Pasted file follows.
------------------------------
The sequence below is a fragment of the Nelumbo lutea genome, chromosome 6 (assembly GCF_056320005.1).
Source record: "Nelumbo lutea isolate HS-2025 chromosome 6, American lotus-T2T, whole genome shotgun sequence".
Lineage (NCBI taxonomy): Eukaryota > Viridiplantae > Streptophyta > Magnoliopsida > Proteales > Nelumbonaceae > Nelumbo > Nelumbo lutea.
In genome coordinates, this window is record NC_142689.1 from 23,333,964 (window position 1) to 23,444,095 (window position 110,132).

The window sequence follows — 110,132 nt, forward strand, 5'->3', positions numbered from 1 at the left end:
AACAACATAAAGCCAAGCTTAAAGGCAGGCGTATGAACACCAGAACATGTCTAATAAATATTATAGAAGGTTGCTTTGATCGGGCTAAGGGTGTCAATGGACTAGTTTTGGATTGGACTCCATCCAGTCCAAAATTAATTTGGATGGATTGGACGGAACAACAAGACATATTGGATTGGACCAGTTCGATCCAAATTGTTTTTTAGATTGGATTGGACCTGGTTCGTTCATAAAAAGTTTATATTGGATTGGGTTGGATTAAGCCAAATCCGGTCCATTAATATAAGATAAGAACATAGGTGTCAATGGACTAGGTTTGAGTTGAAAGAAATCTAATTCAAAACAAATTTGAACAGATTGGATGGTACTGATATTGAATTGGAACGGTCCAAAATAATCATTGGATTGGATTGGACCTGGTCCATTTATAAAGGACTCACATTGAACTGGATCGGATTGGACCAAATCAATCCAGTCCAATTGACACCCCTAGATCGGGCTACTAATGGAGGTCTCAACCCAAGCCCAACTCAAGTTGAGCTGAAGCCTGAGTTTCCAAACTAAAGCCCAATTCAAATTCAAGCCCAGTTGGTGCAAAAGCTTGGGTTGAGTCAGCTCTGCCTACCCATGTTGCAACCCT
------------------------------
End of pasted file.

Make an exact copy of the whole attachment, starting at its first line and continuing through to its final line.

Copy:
The sequence below is a fragment of the Nelumbo lutea genome, chromosome 6 (assembly GCF_056320005.1).
Source record: "Nelumbo lutea isolate HS-2025 chromosome 6, American lotus-T2T, whole genome shotgun sequence".
Lineage (NCBI taxonomy): Eukaryota > Viridiplantae > Streptophyta > Magnoliopsida > Proteales > Nelumbonaceae > Nelumbo > Nelumbo lutea.
In genome coordinates, this window is record NC_142689.1 from 23,333,964 (window position 1) to 23,444,095 (window position 110,132).

The window sequence follows — 110,132 nt, forward strand, 5'->3', positions numbered from 1 at the left end:
AACAACATAAAGCCAAGCTTAAAGGCAGGCGTATGAACACCAGAACATGTCTAATAAATATTATAGAAGGTTGCTTTGATCGGGCTAAGGGTGTCAATGGACTAGTTTTGGATTGGACTCCATCCAGTCCAAAATTAATTTGGATGGATTGGACGGAACAACAAGACATATTGGATTGGACCAGTTCGATCCAAATTGTTTTTTAGATTGGATTGGACCTGGTTCGTTCATAAAAAGTTTATATTGGATTGGGTTGGATTAAGCCAAATCCGGTCCATTAATATAAGATAAGAACATAGGTGTCAATGGACTAGGTTTGAGTTGAAAGAAATCTAATTCAAAACAAATTTGAACAGATTGGATGGTACTGATATTGAATTGGAACGGTCCAAAATAATCATTGGATTGGATTGGACCTGGTCCATTTATAAAGGACTCACATTGAACTGGATCGGATTGGACCAAATCAATCCAGTCCAATTGACACCCCTAGATCGGGCTACTAATGGAGGTCTCAACCCAAGCCCAACTCAAGTTGAGCTGAAGCCTGAGTTTCCAAACTAAAGCCCAATTCAAATTCAAGCCCAGTTGGTGCAAAAGCTTGGGTTGAGTCAGCTCTGCCTACCCATGTTGCAACCCT